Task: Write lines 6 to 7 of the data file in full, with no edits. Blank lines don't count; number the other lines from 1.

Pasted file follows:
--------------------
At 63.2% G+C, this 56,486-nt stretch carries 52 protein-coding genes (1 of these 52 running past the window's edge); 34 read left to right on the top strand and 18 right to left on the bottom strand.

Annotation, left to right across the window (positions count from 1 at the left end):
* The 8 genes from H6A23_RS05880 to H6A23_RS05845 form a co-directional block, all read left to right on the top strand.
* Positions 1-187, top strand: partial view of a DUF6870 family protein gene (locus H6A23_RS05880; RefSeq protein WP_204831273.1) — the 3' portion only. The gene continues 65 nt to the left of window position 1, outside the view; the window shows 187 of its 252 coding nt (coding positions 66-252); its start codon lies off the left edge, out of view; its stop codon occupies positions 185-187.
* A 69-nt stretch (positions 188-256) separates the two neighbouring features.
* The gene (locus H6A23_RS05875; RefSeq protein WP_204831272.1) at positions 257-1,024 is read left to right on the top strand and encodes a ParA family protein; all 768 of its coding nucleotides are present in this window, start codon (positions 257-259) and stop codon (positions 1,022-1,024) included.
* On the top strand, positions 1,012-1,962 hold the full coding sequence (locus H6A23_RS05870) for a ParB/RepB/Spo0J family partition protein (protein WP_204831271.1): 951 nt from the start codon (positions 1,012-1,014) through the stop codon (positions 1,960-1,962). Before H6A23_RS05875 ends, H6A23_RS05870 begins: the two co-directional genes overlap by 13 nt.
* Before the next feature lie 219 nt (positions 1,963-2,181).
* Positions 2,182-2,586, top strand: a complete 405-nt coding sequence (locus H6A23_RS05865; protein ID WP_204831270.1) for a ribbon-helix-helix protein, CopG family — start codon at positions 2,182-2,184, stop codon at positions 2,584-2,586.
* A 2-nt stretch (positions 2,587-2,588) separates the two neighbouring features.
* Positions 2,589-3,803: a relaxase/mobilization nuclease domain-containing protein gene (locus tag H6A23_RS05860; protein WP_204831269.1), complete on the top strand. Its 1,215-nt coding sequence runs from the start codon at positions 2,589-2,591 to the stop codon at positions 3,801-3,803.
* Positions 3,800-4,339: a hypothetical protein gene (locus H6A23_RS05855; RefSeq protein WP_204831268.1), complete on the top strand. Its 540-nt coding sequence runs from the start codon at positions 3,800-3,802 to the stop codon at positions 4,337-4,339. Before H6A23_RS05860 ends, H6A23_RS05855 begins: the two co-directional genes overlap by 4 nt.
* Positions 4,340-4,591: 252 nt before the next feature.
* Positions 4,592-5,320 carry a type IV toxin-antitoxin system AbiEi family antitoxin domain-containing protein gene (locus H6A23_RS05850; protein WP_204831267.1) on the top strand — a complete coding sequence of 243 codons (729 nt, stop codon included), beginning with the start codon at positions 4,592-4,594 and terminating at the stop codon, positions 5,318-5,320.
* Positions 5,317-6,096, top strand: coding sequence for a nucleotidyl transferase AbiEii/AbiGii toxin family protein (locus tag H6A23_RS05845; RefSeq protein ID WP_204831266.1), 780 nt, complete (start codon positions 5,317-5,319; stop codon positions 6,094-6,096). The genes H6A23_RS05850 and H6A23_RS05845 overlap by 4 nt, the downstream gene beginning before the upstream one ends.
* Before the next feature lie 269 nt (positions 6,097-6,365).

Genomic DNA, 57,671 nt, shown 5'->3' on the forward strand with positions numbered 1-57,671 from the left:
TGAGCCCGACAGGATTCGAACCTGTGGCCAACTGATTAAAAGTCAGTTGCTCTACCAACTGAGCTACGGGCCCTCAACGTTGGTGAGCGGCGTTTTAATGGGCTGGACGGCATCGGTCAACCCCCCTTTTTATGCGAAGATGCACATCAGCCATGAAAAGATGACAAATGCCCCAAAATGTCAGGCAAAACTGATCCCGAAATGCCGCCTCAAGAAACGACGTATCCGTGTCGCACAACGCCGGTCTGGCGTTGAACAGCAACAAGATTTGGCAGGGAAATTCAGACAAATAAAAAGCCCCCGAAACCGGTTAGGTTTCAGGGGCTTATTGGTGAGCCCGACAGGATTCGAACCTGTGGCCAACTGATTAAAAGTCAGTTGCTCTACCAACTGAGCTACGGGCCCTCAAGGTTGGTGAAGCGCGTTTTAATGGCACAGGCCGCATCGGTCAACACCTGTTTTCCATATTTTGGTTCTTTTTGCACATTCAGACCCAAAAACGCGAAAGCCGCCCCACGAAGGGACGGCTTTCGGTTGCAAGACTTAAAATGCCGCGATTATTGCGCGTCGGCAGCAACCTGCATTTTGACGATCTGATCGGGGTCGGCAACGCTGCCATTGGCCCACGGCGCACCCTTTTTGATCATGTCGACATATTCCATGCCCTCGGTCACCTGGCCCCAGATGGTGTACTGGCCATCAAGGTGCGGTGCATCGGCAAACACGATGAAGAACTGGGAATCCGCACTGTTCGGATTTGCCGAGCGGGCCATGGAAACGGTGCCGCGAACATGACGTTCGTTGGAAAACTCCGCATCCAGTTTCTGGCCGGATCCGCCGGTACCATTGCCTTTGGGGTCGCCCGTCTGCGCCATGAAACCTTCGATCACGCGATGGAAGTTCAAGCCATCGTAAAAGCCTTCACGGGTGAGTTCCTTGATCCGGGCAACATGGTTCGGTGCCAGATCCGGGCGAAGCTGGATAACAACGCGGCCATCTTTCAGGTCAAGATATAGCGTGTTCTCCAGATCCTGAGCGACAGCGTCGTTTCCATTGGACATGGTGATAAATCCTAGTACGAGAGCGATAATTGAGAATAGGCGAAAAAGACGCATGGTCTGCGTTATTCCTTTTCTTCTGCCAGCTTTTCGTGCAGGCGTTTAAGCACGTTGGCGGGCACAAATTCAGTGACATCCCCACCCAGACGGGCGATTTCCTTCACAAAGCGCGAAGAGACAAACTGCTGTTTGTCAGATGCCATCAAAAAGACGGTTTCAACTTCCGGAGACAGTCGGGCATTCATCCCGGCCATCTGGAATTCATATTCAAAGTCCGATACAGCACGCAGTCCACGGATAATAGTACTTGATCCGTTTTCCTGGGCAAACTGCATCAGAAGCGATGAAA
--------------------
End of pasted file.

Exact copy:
* The gene (locus H6A23_RS05875; RefSeq protein WP_204831272.1) at positions 257-1,024 is read left to right on the top strand and encodes a ParA family protein; all 768 of its coding nucleotides are present in this window, start codon (positions 257-259) and stop codon (positions 1,022-1,024) included.
* On the top strand, positions 1,012-1,962 hold the full coding sequence (locus H6A23_RS05870) for a ParB/RepB/Spo0J family partition protein (protein WP_204831271.1): 951 nt from the start codon (positions 1,012-1,014) through the stop codon (positions 1,960-1,962). Before H6A23_RS05875 ends, H6A23_RS05870 begins: the two co-directional genes overlap by 13 nt.